If your business consumes between 1GWh to 10GWh but you still want to take advantage of a flexible purchasing strategy, then a  flexible energy basket is a better option. This is where multiple businesses pool their consumption, allowing traders to purchase smaller volumes for each business by spreading wholesale purchases across multiple customers, and in doing so reducing the risk. 

We explain the different contract types in more detail in our Energy Contracts Explained infographics.

Why would a business choose to continue buying energy using a fixed strategy? 

We’ve Always Chosen Fixed Contracts

A common reason for not selecting a flexible energy contract is because a business has always been on a fixed contract. It’s what they know and understand. But right now, fixing at the current rates is unsustainable, regardless of how familiar the strategy is. 

We Need Budget Certainty

Fixed contracts have traditionally been seen as risk averse, as businesses know exactly what they’re paying for and can allocate budget for the entire contract period. But locking in your contract at 100% now has more risks associated with it. 

Right now, energy costs are at all time highs, as everyone knows. But locking out now means you’ll be stuck paying the high costs until the end of your contract. If wholesale prices start to ease off, it stops becoming headline news, and your customers expect your prices to come down in line with falling energy prices, what could that mean for your business?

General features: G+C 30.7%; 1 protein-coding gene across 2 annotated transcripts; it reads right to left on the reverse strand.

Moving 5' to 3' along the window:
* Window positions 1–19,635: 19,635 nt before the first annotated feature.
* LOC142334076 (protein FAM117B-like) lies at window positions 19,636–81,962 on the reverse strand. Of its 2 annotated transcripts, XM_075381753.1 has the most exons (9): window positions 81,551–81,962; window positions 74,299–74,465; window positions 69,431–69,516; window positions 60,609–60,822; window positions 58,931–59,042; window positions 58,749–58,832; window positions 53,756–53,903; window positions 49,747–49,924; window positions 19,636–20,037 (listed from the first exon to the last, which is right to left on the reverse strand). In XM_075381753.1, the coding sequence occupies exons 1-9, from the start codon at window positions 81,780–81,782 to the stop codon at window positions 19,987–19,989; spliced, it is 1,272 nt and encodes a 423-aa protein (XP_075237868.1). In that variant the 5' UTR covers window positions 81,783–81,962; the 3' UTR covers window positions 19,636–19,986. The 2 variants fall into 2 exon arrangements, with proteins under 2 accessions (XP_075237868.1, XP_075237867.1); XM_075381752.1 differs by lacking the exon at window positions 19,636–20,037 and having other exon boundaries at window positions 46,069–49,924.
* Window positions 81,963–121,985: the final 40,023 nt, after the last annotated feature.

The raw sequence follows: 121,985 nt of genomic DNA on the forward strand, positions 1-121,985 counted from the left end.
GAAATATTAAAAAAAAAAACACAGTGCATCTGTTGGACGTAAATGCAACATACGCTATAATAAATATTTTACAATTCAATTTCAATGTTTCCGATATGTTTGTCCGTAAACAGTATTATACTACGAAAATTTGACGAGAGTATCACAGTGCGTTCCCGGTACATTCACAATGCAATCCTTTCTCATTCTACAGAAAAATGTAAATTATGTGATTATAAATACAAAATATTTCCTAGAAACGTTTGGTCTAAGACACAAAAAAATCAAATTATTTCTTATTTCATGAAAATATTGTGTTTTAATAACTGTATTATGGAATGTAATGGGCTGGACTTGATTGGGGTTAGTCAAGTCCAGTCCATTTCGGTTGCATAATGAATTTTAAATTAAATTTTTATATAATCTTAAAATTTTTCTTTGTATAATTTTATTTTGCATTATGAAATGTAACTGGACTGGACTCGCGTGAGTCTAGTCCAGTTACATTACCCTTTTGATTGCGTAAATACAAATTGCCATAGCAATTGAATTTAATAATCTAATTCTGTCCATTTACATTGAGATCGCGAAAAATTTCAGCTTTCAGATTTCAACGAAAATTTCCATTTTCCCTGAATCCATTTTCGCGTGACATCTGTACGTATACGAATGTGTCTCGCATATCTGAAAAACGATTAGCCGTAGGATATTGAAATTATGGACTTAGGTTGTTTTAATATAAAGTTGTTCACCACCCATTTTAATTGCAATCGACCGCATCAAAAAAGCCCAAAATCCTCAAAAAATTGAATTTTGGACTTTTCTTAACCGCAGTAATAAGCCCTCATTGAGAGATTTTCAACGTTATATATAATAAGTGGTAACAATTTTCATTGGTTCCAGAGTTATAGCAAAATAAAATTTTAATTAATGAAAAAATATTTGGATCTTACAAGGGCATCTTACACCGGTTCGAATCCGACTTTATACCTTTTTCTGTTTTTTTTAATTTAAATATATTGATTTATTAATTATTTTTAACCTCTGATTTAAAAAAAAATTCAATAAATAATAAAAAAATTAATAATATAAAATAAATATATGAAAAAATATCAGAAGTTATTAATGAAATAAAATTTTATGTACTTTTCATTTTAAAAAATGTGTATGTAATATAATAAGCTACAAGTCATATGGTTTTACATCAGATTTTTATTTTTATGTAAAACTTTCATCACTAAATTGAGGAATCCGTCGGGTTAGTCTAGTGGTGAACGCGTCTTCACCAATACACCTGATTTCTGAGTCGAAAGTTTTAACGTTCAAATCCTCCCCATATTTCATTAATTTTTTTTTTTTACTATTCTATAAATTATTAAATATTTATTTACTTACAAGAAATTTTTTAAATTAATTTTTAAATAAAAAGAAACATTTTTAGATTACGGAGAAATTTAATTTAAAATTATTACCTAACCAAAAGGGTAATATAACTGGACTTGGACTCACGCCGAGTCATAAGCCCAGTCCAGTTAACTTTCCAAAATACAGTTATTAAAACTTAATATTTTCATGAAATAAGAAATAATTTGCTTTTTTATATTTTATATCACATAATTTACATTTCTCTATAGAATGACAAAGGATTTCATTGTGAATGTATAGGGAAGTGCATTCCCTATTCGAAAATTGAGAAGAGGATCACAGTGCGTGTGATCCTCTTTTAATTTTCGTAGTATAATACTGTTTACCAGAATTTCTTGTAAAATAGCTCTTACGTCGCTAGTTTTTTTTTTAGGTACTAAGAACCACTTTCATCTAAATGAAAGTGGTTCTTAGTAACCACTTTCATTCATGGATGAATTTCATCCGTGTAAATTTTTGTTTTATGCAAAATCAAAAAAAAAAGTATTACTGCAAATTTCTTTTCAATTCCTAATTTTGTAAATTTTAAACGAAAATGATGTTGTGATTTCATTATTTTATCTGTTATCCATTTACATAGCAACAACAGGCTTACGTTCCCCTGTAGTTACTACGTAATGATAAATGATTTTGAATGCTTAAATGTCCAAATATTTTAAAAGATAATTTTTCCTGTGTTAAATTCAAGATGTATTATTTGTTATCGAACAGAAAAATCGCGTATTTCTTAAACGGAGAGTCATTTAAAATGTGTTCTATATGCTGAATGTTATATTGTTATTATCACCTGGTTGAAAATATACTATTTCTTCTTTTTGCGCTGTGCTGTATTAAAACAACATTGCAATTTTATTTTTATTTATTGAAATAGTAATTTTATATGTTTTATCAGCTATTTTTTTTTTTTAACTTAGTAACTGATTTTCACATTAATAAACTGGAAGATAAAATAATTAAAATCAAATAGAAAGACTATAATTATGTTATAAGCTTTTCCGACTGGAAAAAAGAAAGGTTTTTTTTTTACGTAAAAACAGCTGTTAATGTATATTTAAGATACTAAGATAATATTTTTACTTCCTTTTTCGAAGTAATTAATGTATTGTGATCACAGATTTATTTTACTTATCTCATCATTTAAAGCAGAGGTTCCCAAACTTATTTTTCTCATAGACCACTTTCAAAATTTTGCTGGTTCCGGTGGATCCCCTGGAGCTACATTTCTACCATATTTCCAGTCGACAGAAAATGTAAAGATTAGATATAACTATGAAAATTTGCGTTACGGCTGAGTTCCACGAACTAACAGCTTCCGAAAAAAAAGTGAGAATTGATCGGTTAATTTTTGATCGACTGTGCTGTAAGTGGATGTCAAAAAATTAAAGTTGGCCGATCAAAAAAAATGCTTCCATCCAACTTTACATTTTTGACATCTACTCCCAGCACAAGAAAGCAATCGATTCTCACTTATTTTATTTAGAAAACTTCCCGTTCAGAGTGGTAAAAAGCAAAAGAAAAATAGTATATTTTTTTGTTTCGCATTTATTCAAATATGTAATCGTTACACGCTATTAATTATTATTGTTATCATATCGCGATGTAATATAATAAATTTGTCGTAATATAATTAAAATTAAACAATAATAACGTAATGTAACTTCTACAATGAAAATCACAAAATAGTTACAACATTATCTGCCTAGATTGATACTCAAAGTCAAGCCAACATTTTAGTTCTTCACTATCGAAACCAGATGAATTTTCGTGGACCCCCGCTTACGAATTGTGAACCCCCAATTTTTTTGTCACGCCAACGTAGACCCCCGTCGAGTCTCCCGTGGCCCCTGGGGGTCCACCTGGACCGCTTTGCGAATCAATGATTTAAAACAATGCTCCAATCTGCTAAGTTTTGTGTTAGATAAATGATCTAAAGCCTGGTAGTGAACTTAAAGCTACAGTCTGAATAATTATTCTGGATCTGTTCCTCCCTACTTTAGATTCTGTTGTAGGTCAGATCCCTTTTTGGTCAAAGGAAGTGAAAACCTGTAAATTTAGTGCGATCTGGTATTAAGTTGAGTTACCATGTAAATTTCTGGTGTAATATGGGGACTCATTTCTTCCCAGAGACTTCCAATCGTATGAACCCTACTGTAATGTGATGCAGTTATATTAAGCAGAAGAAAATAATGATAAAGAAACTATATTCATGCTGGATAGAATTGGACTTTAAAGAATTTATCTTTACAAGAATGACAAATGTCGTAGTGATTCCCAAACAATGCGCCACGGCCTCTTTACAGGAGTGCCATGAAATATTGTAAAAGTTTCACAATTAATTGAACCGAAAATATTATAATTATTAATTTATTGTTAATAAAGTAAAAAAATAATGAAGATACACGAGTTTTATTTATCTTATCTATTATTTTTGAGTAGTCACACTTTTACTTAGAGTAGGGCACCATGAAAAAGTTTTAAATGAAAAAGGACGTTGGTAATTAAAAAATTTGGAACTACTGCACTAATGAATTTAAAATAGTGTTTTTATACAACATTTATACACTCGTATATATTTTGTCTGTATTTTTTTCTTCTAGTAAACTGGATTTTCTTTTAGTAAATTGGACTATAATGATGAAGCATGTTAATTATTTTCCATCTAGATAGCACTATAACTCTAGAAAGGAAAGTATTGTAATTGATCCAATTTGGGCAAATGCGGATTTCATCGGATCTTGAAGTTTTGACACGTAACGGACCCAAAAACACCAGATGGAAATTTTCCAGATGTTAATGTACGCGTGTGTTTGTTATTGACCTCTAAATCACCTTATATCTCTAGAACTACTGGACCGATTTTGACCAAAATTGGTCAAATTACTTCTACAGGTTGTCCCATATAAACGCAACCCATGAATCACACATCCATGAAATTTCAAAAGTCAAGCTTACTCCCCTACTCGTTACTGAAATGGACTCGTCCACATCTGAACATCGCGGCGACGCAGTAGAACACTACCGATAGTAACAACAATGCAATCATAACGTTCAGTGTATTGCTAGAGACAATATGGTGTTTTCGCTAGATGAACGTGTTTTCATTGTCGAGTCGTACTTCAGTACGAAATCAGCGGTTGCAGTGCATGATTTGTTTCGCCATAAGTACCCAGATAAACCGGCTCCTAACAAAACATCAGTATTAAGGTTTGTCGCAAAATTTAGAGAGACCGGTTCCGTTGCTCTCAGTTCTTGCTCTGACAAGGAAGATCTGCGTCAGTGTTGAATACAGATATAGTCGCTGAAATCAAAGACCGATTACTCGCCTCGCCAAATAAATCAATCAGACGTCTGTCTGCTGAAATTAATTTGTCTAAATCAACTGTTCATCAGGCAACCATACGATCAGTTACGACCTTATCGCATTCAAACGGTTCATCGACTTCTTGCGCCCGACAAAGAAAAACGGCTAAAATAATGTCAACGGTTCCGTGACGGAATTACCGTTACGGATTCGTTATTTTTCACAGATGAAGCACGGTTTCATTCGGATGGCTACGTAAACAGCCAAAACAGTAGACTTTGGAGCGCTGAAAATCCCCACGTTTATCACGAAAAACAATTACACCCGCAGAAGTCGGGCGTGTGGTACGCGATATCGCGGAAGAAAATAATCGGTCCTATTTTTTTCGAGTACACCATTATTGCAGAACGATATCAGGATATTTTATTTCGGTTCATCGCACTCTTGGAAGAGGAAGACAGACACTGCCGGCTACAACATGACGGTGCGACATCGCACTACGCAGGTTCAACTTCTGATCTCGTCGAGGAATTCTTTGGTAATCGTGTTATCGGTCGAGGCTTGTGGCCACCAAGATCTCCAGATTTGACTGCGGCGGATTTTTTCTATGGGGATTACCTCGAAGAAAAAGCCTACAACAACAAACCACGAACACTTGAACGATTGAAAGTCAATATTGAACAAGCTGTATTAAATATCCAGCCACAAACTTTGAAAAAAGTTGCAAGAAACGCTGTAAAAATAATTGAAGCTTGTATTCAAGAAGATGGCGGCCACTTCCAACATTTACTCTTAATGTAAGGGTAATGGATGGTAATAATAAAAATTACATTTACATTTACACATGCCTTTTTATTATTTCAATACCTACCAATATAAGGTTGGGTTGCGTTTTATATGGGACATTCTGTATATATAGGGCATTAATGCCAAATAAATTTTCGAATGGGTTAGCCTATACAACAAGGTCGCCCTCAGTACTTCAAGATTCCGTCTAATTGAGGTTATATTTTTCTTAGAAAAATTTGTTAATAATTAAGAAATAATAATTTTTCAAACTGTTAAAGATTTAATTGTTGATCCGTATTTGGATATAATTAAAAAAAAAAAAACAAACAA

A flexible approach can help mitigate risks by offering a balanced way to manage current energy exposure. It gives you the ability to buy periods in smaller pieces and to lock in 100% of wholesale costs for shorter periods of time when needed. This spreads the cost (and risk) and allows you to take advantage of any dips in the market.

Why choose a flexible energy contract now?

As mentioned above, a flexible buying strategy allows you to spread the risk. Allowing you to trade for longer periods of time, giving you a better chance of locking in an optimal price.

Tips for Choosing a Flexible Energy Contract

  • Knowing your energy consumption is a good place to start, it will help to determine if a standalone flex contract or flex basket contract is the best option for your business.

  • Make sure you select the right partner to manage your flexible energy contract on your behalf. Having a knowledgeable partner is vital for optimal performance.

  • Understand how your contract is being managed and how your partner is reducing business risks.

  • Keep track of your hedged volume and always know what is open to market rates and what has been locked in. A good partner will provide regular reports and an even better partner will have a platform that gives you complete visibility.

There you have it, a crash course on why businesses should choose a flexible energy contract. If you’d like to discuss your energy contract options with one of our experts drop us a message at [email protected] and we’ll be in touch.

  • Author: Colin Gordon, Head of Trading & Risk Management